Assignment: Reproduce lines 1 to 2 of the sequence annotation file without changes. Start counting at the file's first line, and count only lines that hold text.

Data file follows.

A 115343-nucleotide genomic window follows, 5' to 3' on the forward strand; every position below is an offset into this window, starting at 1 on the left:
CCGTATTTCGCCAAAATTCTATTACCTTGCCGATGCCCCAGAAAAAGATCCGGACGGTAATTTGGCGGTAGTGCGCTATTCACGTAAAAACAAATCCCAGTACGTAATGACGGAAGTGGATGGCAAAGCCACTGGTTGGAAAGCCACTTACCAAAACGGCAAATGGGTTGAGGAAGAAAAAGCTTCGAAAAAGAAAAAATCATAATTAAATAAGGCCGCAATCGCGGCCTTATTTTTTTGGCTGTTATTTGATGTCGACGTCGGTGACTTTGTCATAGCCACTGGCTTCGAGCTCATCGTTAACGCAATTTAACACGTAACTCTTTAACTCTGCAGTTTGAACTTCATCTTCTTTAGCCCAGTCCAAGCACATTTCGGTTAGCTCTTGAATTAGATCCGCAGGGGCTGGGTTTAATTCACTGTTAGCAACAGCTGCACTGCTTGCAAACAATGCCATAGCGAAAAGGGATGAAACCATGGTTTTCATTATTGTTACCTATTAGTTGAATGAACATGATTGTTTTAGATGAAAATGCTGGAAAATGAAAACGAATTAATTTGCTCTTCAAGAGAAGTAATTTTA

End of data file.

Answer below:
A 115343-nucleotide genomic window follows, 5' to 3' on the forward strand; every position below is an offset into this window, starting at 1 on the left:
CCGTATTTCGCCAAAATTCTATTACCTTGCCGATGCCCCAGAAAAAGATCCGGACGGTAATTTGGCGGTAGTGCGCTATTCACGTAAAAACAAATCCCAGTACGTAATGACGGAAGTGGATGGCAAAGCCACTGGTTGGAAAGCCACTTACCAAAACGGCAAATGGGTTGAGGAAGAAAAAGCTTCGAAAAAGAAAAAATCATAATTAAATAAGGCCGCAATCGCGGCCTTATTTTTTTGGCTGTTATTTGATGTCGACGTCGGTGACTTTGTCATAGCCACTGGCTTCGAGCTCATCGTTAACGCAATTTAACACGTAACTCTTTAACTCTGCAGTTTGAACTTCATCTTCTTTAGCCCAGTCCAAGCACATTTCGGTTAGCTCTTGAATTAGATCCGCAGGGGCTGGGTTTAATTCACTGTTAGCAACAGCTGCACTGCTTGCAAACAATGCCATAGCGAAAAGGGATGAAACCATGGTTTTCATTATTGTTACCTATTAGTTGAATGAACATGATTGTTTTAGATGAAAATGCTGGAAAATGAAAACGAATTAATTTGCTCTTCAAGAGAAGTAATTTTA